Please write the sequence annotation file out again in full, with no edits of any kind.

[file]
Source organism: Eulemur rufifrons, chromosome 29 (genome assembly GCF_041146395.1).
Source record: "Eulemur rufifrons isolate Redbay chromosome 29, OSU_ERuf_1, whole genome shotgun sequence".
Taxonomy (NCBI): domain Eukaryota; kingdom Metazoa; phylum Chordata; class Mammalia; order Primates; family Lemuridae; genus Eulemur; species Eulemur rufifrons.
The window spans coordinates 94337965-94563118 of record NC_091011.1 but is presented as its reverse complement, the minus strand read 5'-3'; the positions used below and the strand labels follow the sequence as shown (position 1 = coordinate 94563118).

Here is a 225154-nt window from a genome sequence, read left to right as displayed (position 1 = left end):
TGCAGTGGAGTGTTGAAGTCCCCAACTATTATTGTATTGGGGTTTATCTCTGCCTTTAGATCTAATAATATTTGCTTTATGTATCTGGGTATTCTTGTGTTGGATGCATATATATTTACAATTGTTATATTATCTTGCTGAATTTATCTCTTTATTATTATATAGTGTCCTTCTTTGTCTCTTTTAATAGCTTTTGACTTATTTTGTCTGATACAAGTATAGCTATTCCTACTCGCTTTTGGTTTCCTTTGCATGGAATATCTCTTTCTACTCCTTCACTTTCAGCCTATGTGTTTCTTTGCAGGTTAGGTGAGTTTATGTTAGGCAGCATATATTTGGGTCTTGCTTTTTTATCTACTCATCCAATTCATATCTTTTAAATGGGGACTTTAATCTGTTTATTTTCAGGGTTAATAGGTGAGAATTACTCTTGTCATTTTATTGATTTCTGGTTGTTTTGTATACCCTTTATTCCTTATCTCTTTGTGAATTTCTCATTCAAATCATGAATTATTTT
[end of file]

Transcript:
Source organism: Eulemur rufifrons, chromosome 29 (genome assembly GCF_041146395.1).
Source record: "Eulemur rufifrons isolate Redbay chromosome 29, OSU_ERuf_1, whole genome shotgun sequence".
Taxonomy (NCBI): domain Eukaryota; kingdom Metazoa; phylum Chordata; class Mammalia; order Primates; family Lemuridae; genus Eulemur; species Eulemur rufifrons.
The window spans coordinates 94337965-94563118 of record NC_091011.1 but is presented as its reverse complement, the minus strand read 5'-3'; the positions used below and the strand labels follow the sequence as shown (position 1 = coordinate 94563118).

Here is a 225154-nt window from a genome sequence, read left to right as displayed (position 1 = left end):
TGCAGTGGAGTGTTGAAGTCCCCAACTATTATTGTATTGGGGTTTATCTCTGCCTTTAGATCTAATAATATTTGCTTTATGTATCTGGGTATTCTTGTGTTGGATGCATATATATTTACAATTGTTATATTATCTTGCTGAATTTATCTCTTTATTATTATATAGTGTCCTTCTTTGTCTCTTTTAATAGCTTTTGACTTATTTTGTCTGATACAAGTATAGCTATTCCTACTCGCTTTTGGTTTCCTTTGCATGGAATATCTCTTTCTACTCCTTCACTTTCAGCCTATGTGTTTCTTTGCAGGTTAGGTGAGTTTATGTTAGGCAGCATATATTTGGGTCTTGCTTTTTTATCTACTCATCCAATTCATATCTTTTAAATGGGGACTTTAATCTGTTTATTTTCAGGGTTAATAGGTGAGAATTACTCTTGTCATTTTATTGATTTCTGGTTGTTTTGTATACCCTTTATTCCTTATCTCTTTGTGAATTTCTCATTCAAATCATGAATTATTTT